CabWriter tools allow you to quickly define the space where the cabinets will reside and then easily specify and draw the cabinets you need, where you need them. Once all of the cabinets are placed, it’s a simple matter to create your shop drawings, cutlist, optimize your plywood, and export parts to be cut on CNC if desired.
CabWriter’s wall tool provides a simple way to construct the walls that define the space where the cabinets will be placed. You set the parameters indicating wall thickness and height, then place the walls where you want using the wall tool. CabWriter does the rest. Of course, you can then use standard Sketchup tools to draw the floor, punch window and door openings, and add doors, windows, and furniture from Sketchup’s extensive 3D Warehouse. You can also apply color and textures to any of the walls, objects, or cabinets for an even more realistic look.
The reason you can draw cabinets so quickly in CabWriter is because it already knows the way you construct your cabinets; therefore, it can automatically draw them for you the same way you build them: part by part. Just like the most expensive software packages, you will spend time entering the parameters specifying your construction methods, including everything from whether you use a face frame or not, and if so, the width of the stiles and rails, toe kick height and depth, cabinet height and depth, carcass joinery methods, door and drawer style and construction, and much, much more. Once completed, you’ll be ready to place your cabinets.
Story Stick Technology
Once the walls are drawn and the space is defined, the fun begins: it’s time to start placing cabinets. CabWriter uses an innovative story stick tool to quickly indicate cabinet placement by specifying the location and type of each of the cabinet stiles. If you’re building frameless cabinets, you’ll be indicating the placement of virtual stiles corresponding to where the carcass ends come together. Once the cabinets are laid out using the story stick on the floor for lower cabinets, or higher for upper cabinets, you’ll specify the type of each cabinet box (standard, drawer bank, sink, corner, etc.) as well as other parameters. Then CabWriter automatically draws the cabinet(s) for you. Whether you build frameless cabinets, individual face frame cabinets that you screw together, or long runs of cabinets with an integrated face frame, CabWriter has you covered. See below for an example of how these tools work together or watch the overview video for a more in-depth look at drawing cabinets.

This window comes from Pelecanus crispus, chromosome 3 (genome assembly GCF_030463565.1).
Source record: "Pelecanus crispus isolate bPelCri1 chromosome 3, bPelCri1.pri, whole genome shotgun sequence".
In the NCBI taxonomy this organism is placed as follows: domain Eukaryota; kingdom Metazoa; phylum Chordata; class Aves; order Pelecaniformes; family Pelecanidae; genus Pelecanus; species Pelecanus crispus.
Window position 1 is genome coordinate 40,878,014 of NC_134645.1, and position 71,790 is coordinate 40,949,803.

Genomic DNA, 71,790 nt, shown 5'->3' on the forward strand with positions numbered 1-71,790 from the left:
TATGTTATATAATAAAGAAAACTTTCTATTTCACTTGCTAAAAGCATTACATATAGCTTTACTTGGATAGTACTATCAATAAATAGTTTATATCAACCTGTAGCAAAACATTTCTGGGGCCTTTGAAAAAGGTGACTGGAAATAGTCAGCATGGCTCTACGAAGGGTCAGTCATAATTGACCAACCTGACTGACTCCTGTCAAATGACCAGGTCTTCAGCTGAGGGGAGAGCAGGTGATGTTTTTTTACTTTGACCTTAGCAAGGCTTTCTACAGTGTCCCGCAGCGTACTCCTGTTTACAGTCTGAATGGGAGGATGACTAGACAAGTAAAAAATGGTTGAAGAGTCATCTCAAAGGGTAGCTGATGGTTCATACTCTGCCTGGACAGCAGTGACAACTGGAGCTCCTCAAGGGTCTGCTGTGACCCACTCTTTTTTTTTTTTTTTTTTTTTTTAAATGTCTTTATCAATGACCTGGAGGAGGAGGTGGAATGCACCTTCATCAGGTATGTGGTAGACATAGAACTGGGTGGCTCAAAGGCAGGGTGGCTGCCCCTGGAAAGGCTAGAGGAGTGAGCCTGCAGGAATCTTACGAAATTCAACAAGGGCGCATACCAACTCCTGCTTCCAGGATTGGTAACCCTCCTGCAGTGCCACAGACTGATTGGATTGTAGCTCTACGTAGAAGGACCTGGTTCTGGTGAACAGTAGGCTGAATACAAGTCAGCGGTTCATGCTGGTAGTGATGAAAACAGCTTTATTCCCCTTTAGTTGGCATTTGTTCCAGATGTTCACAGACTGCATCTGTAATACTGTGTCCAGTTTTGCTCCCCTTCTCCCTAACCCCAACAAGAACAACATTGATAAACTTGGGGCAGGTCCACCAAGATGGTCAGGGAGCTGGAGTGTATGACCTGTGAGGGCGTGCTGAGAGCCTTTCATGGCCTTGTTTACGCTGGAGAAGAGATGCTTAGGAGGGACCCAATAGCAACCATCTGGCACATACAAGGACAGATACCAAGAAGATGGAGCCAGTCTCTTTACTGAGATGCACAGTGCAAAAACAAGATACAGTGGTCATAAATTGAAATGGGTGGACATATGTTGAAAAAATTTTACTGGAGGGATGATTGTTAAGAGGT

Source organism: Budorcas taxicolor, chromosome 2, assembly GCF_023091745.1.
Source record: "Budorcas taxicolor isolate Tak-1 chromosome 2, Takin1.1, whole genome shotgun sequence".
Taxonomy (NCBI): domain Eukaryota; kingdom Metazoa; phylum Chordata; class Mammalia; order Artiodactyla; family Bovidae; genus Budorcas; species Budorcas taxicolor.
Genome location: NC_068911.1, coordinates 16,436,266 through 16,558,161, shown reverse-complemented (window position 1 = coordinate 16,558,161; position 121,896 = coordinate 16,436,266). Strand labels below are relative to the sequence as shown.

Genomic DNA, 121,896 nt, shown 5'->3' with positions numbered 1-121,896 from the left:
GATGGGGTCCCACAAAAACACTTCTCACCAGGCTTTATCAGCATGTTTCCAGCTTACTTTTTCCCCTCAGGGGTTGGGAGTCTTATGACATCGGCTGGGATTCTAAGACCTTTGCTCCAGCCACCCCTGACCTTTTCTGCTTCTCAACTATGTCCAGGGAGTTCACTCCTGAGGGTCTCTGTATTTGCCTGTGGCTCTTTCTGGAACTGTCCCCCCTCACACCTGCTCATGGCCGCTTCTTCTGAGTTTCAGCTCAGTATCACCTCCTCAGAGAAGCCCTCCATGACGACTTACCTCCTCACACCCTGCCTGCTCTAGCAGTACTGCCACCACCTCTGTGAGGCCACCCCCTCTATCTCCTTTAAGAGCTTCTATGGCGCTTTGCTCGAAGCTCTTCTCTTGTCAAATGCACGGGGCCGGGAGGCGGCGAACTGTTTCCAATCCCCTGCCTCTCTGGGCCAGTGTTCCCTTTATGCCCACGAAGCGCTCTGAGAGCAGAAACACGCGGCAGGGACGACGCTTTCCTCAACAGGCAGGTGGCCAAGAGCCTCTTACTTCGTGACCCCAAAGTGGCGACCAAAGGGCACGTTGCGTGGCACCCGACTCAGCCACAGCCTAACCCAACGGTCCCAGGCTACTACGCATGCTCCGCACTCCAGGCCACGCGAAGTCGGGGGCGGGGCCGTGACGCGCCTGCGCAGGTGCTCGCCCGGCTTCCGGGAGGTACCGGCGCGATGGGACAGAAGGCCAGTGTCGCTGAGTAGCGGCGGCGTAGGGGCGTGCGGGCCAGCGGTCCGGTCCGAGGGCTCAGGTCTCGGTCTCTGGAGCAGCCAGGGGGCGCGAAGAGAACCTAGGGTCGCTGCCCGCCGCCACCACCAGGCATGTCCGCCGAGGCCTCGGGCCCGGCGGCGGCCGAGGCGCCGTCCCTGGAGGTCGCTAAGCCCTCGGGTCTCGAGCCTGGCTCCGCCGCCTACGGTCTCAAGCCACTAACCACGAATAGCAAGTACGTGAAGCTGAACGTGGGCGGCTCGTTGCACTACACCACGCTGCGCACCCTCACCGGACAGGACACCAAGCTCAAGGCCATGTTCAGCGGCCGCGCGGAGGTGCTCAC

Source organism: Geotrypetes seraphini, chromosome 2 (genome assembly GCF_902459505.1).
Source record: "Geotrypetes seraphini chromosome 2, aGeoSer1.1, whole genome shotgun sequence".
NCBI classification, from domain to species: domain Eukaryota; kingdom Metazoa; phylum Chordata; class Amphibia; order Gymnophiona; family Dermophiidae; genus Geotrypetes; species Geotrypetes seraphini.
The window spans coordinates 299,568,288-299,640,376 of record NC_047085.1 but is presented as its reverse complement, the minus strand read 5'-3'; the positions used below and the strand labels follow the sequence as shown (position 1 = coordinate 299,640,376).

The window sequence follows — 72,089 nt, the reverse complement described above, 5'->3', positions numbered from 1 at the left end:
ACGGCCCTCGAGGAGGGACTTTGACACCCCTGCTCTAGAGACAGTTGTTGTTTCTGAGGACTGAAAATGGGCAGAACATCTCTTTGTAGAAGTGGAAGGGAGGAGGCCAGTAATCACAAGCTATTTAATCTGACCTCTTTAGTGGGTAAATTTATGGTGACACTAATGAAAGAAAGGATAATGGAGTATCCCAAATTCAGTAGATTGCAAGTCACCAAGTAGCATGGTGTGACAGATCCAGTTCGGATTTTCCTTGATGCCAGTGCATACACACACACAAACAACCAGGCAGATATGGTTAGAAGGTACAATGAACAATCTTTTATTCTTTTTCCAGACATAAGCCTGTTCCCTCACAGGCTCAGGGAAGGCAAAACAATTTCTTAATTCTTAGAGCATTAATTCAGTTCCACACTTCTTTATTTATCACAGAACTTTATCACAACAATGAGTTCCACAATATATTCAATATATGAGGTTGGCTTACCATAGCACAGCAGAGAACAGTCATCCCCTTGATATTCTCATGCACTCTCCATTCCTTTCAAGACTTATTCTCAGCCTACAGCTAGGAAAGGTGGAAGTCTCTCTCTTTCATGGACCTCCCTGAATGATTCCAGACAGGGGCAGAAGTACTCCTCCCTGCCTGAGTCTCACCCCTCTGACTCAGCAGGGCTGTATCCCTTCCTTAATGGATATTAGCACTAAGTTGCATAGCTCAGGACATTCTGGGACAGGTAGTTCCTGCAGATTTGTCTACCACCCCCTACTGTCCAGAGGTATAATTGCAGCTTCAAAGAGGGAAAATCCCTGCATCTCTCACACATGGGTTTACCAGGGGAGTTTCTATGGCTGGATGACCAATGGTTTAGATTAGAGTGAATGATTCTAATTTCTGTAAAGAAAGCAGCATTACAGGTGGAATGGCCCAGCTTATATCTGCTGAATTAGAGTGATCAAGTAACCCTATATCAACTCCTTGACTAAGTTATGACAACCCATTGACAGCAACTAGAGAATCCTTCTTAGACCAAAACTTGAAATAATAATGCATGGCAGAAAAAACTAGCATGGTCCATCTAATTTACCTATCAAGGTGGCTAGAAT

Select the CabWriter wall tool to begin drawing walls.
Indicate where to place the first wall. All walls should start on the origin of the blue axis.
Once the walls are drawn, use Sketchup’s native tools to draw a floor and punch door and window openings as necessary. If desired, download realistic windows, doors, and other objects to make the space look more realistic.
Start laying out the cabinets by using Sketchup’s tape measure tool to draw lines 24″ out from the walls for the base cabinets. Marks are also made to indicate the center of the window which determines the placement of the sink base cabinet. The story stick tool is used to mark where the stiles are located, and just as importantly, what type of stile it is which in turn determines things like whether to draw a side panel or whether to add a scribe allowance to a stile that abuts a wall. In this case, we’re placing a right end opening stile because it’s next to the dish washer opening.
Here the stiles are all placed for one continuous cabinet consisting of a drawer bank on the left and a sink base with a unified face frame.
The first step in drawing the cabinet is to specify the height and depth of the cabinet as well as the materials being used. In this case, we’re accepting the defaults we specified in our preferences for base cabinets.
Lastly, we specify the type of cabinet we want for each of the pairs of stiles we specified. CabWriter highlights in blue the current cabinet to specify. In this case, we want a drawer bank with three drawers. You can also override the material specification for the carcasses at this point.
After all the cabinets are specified, CabWriter draws them. Here is the finished cabinet with both the three drawer bank on the left, and a sink base on the right centered under the window.